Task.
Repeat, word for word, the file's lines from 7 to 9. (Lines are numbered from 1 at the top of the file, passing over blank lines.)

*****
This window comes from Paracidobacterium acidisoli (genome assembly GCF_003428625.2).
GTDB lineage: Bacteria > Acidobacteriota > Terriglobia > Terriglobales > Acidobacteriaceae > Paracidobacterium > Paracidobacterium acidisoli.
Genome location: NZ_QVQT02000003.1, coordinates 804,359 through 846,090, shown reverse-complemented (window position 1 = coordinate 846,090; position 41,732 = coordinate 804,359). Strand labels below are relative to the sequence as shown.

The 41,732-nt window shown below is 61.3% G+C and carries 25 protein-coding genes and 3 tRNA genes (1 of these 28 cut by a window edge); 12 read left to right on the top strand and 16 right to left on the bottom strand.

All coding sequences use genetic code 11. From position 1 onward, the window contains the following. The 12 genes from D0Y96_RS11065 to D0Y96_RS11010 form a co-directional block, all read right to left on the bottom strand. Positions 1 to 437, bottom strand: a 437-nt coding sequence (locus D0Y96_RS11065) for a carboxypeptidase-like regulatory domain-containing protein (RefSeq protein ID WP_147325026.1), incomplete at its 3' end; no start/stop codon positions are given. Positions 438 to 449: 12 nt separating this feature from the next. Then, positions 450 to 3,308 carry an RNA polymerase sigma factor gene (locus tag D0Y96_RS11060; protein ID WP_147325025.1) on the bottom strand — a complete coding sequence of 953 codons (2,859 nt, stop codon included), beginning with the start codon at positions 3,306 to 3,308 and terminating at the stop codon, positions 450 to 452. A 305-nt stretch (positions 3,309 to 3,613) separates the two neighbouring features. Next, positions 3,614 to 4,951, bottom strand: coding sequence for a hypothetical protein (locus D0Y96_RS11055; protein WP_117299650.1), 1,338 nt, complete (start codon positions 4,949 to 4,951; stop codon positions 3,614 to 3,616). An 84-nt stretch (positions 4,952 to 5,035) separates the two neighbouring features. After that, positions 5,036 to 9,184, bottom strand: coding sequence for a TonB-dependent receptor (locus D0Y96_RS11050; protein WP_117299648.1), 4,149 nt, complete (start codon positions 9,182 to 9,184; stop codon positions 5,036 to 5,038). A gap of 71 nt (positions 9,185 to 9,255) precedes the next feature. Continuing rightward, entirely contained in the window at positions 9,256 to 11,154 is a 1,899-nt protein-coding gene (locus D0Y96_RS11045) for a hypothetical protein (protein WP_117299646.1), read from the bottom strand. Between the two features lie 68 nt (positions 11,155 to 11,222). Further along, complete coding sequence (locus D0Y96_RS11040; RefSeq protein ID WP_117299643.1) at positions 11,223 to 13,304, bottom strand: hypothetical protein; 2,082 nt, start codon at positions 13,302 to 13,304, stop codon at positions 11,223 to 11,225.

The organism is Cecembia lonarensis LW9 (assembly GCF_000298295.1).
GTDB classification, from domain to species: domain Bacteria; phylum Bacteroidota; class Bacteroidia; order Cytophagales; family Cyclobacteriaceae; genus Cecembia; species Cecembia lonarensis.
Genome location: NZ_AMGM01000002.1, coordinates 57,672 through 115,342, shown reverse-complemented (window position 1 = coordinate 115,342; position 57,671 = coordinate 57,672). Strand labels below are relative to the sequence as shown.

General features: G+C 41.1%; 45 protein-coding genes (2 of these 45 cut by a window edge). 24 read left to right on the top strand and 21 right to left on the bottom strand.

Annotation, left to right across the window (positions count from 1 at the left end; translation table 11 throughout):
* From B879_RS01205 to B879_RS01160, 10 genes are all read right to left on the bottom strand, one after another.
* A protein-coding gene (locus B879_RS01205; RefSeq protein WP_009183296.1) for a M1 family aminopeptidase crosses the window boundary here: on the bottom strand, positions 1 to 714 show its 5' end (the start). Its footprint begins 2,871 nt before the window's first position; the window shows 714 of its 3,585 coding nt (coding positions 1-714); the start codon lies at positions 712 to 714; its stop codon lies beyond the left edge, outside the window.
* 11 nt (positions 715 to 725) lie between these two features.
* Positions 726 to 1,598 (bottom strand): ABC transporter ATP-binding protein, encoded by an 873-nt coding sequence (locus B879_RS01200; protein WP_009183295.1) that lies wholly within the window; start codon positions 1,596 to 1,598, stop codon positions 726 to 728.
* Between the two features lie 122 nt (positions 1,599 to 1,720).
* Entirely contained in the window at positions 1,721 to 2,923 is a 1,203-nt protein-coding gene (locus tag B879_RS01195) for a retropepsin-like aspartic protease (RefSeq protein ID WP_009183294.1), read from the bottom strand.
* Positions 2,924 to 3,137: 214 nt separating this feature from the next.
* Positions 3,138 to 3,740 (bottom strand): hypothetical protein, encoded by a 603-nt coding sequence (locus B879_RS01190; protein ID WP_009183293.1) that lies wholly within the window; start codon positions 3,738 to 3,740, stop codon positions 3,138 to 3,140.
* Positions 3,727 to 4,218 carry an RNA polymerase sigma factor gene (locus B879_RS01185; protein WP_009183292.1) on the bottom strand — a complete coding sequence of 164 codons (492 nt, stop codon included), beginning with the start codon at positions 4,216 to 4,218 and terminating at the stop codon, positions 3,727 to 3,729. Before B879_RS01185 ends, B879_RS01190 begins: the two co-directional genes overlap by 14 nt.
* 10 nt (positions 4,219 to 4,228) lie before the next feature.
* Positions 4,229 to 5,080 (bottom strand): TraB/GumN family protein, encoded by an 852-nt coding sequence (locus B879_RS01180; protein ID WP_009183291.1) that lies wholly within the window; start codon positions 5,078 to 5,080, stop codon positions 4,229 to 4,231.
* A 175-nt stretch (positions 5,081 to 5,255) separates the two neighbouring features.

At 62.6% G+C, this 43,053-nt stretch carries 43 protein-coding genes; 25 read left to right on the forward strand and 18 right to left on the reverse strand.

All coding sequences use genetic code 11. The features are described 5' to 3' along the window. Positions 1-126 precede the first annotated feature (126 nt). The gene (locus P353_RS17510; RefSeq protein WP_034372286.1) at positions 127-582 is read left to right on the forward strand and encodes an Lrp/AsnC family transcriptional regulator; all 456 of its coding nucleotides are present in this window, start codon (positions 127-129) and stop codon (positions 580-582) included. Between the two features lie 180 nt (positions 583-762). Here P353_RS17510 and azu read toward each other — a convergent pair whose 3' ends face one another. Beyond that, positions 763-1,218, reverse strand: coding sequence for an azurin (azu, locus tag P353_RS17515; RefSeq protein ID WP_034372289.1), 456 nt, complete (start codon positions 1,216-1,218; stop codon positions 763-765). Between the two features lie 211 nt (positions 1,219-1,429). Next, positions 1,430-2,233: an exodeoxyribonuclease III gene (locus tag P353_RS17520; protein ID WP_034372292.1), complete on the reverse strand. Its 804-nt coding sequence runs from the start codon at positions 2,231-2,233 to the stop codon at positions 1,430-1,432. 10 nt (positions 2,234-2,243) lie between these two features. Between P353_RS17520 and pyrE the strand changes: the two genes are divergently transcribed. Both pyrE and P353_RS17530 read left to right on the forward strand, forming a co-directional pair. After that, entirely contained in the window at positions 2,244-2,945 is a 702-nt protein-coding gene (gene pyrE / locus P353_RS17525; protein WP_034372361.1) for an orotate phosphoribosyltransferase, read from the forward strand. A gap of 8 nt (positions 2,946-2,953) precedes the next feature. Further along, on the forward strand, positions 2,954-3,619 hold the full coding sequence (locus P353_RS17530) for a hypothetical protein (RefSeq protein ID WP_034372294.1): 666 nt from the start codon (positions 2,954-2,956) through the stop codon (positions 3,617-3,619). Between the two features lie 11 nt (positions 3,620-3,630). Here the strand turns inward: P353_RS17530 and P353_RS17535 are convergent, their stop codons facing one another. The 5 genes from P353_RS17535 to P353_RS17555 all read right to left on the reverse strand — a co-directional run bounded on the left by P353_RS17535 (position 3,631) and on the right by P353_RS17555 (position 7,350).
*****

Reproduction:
GTDB classification, from domain to species: domain Bacteria; phylum Bacteroidota; class Bacteroidia; order Cytophagales; family Cyclobacteriaceae; genus Cecembia; species Cecembia lonarensis.
Genome location: NZ_AMGM01000002.1, coordinates 57,672 through 115,342, shown reverse-complemented (window position 1 = coordinate 115,342; position 57,671 = coordinate 57,672). Strand labels below are relative to the sequence as shown.

General features: G+C 41.1%; 45 protein-coding genes (2 of these 45 cut by a window edge). 24 read left to right on the top strand and 21 right to left on the bottom strand.